The fact that a cross became the Christian symbol despite its horror, and that Christians refused, despite much opposition and persecution, to discard it in favour of something less offensive, can only have one explanation, the cross originated in the mind of Jesus himself.

Let that sink in for moment.

Jesus and the Cross

The Scriptures and specifically the Gospels tell us that Jesus displayed a deep sense of purpose throughout his life. From young he expressed that he knew he had a mission. This purpose, this mission to bring Gods eternal light to the darkness of our fallen world (John 1:4-5) needed to be fulfilled, no matter the cost.

And so, Jesus adopted talk of death and the cross as central to his mission, seeking to prepare his disciples for what was to come, attempting to be as clear about this as possible, because of the horror with which the cross was held.

‘And he began to teach them that the Son of Man must suffer many things and be rejected by the elders and the chief priests and the scribes and be killed, and after three days rise again. And he said this plainly’ (Mark 8:31-32)

As if that was not explicit enough, we find Jesus, days away from his death, speaking with his disciples in preparation for the Passover.

‘When Jesus had finished all these sayings, he said to his disciples, ‘You know that after two days the Passover is coming, and the Son of Man will be delivered up to be crucified’ (Matthew 26:1-2)

A couple of days later he sits down to his final meal with his disciples, celebrating the Passover, and initiates a prophetic act telling them to keep the cross at the centre of their worship, even following the resurrection (Matthew 26:26-29).

For the light of God’s love to shine out to humankind, the darkness of sin had to be dealt with, and so Jesus purposed to die on Cross. The Cross was central to his mission.

The Apostle’s and the Cross

Turning to the early church, it is often asserted that in the book of Acts the apostle’s emphasis was on the resurrection rather than on the death of Jesus. While clearly the death-defying news of the resurrection was burning alive in their hearts and rolling off the tips of their tongues, it would be an exaggeration to say that their message was an exclusively resurrection gospel.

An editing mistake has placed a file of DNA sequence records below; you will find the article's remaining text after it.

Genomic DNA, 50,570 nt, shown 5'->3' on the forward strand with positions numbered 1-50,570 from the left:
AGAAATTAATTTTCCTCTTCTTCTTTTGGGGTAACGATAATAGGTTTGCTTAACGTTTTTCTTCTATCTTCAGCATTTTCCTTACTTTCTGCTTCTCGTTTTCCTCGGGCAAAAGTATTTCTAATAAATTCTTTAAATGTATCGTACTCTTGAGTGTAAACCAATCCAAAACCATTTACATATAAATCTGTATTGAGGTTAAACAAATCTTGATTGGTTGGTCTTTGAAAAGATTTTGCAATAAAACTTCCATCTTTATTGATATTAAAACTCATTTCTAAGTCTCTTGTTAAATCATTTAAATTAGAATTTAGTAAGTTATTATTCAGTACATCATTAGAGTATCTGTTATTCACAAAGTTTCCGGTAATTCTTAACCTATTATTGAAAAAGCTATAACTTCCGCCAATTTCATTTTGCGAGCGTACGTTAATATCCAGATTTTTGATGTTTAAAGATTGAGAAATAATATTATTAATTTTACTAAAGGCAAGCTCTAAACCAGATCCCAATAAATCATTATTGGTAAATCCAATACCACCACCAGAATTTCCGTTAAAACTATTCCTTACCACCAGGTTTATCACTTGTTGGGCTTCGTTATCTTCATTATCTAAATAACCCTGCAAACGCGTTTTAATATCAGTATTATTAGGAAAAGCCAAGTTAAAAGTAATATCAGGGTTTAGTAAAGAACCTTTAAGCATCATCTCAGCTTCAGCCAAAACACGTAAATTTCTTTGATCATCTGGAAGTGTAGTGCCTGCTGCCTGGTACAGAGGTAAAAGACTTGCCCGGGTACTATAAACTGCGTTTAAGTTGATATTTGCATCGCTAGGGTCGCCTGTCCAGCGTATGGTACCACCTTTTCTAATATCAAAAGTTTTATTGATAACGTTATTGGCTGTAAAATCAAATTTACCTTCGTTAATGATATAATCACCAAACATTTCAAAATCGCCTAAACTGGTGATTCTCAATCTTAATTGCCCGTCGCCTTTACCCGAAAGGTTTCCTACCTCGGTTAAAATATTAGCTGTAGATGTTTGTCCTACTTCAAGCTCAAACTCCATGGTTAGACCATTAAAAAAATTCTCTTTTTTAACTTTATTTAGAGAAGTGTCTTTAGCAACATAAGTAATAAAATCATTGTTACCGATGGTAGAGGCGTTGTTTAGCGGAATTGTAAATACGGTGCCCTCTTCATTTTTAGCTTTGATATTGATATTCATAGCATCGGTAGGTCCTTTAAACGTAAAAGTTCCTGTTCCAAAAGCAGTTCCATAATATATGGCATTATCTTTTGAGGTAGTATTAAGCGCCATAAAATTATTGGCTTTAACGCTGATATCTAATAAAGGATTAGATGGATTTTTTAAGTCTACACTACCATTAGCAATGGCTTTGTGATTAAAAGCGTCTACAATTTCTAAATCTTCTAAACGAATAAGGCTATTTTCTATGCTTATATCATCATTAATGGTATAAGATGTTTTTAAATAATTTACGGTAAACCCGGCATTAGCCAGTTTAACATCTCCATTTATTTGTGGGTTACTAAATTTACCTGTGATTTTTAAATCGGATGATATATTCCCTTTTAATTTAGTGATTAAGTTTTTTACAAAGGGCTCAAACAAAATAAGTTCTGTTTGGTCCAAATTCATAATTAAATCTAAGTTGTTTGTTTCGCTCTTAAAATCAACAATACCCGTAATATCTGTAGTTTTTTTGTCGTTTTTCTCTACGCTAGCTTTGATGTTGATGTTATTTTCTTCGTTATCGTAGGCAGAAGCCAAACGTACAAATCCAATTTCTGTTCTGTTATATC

Since it is a resurrection from death, its significance is determined by the nature of this death, and what it cancelled and conquered.

The beacon of the Cross

For the power and curse of sin, and consequently death, to be cancelled and conquered, Jesus chose crucifixion in order to reveal to us the horror of our sin, and then to overcome it as he was raised from the dead.

He who is perfect and eternal light experienced darkness for you and for me, and there was no greater darkness in the world at that time than the horror of death on a cross.

What a God. What a saviour. What a choice. What love.

‘And being found in human form, he humbled himself by becoming obedient to the point of death, even death on a cross. Therefore God has highly exalted him and bestowed on him the name that is above every name, so that at the name of Jesus every knee should bow, in heaven and on earth and under the earth, and every tongue confess that Jesus Christ is Lord, to the glory of God the Father’ (Philippians 2:8-10)

Let us be reminded this Easter, during a time of great turmoil in our world, that the Cross has always been and will always be the sign and symbol upon which our faith is orientated, shining forth through the fog of our times.

 


*The ESV and John Stott’s ‘Cross of Christ’ were primary resources for this article.


ABOUT THE AUTHOR
Ross is a leader in Joshua Generation Church. He is married to Leigh and they have two children. Ross loves trail running and often explores the mountains around Cape Town. You can follow him on Facebook.